New Delhi: As you walk through the campus of Sharda University in Greater Noida towards one of their football fields you can hear a crowd cheer for Punjab. Come closer and a couple of banners inform all and sundry that the Santosh Trophy, the national football championship, is in progress. About 200 students have bunked class and, along with officials and players of the teams from North Zone are watching Punjab take on Jammu and Kashmir which ended 1-0 in favour of Punjab. The first game of the day had seen Delhi hammer Himachal Pradesh 6-0.
Once the pride of the footballing fraternity of India; the tournament is a far cry from its heydays, both in terms of the standard of football and the infrastructure. The constant is its pan India presence.
“The Santosh Trophy is a great institution for Indian football. Winning it with Bengal remains one of the highlights of my career,” says the legendary forward Shabbir Ali. “Today the best players are not in this competition, but mind you the football played is still quite good.”
“All players need to be put on the same platform, and there has to be more focus from the point of view of selectors for the national set up. It will be a fantastic incentive for the players,” he adds.
Back in 2009, an injury to now Indian captain Sunil Chhetri in Chennai is when all hell broke loose against the national championship. The then coach, Bob Houghton barred national team players from taking part in the competition which began in 1941 and helped scout unparalleled talent in the years gone by.
Currently all teams are required to have at least five U-21 players in the squad, while playing three at all times is mandatory.
“It would be good to blood more than three youngsters a game in the system,” says Telangana coach Ali who would have probably liked a bigger talent pool to choose from.
Since 2011, the competition has been bereft of the crème de la crème who have been restricted to the top flight, the I-League with the recent addition of the flashy Indian Super League. The prospect of bringing the two leagues together it would seem is a cocktail too irresistible for the All India Football Federation.
“The AIFF is only giving permissions and sanctioning the required funds to the states. With the two leagues, the women’s league, and the age group national leagues, there is only so much we can do from the center, the states need to step up,” outlines the General Secretary Kushal Das. He goes onto add that informing the parent body about any requirement in due time would be better than a last minute arrangement.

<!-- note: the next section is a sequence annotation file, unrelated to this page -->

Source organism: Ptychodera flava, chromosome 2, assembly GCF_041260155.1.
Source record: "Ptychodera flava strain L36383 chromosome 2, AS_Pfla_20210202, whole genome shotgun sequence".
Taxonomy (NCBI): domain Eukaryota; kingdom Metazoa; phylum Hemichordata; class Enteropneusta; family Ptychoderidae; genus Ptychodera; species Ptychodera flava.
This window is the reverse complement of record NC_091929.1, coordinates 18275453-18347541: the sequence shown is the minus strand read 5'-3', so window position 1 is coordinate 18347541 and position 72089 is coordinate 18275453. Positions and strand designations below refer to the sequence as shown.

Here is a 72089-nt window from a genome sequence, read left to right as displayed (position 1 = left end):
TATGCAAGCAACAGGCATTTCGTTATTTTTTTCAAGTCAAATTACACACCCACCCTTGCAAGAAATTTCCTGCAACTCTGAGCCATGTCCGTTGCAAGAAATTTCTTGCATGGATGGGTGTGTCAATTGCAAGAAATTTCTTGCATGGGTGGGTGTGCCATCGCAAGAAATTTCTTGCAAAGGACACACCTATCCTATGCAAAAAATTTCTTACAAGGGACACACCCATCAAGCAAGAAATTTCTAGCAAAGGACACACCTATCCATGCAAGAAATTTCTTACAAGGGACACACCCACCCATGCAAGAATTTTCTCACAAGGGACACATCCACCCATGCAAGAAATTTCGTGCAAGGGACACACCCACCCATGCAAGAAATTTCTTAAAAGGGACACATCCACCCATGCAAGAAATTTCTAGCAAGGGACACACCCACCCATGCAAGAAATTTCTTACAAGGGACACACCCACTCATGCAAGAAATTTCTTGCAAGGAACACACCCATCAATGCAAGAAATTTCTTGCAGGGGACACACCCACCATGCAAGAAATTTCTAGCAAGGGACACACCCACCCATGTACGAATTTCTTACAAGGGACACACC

“The Santosh Trophy in the present format is unique to our country, and we try to give it our best,” quips Das as he reasons further that the onus is indeed on the states. The AIFF have a September to May calendar which in effect ties their hands with options regarding the competition as the club based tournaments are the priority.
With Indian football set to undergo a revamp in the domestic system with respect the club structure, the brunt is borne by the states. The calendar is set to change sooner than later and understandably there is a lot of planning that is in the works. FIFA has made it clear that two leagues in the same country is not a possibility.
“There needs to be a basic standard and some protocols put in place. That will help put together a structure for a tournament of this magnitude,” says the President of the Delhi Football Association (Football Delhi), Shaji Prabhakaran, a former FIFA development officer for South and Central Asia.
The AIFF have set the ball rolling in terms of structural change and Prabhakaran believes that it is a necessity. Having recently taken over at his post, he has been vocal about taking the game to the states.
“If there is to be forward movement for us in the sport, we have to look beyond just the top flight leagues,” he adds. Just the leagues alone comprise 20 teams which don’t pan across the country.
The overwhelming favourites this season is Bengal as one would expect as they chase a 33rd title. But in the recent past football world over have seen astonishing and marvelous comebacks from various situations. But the longer the administration takes to iron out flaws big and small Indian football deep rooted problems will become an old habit.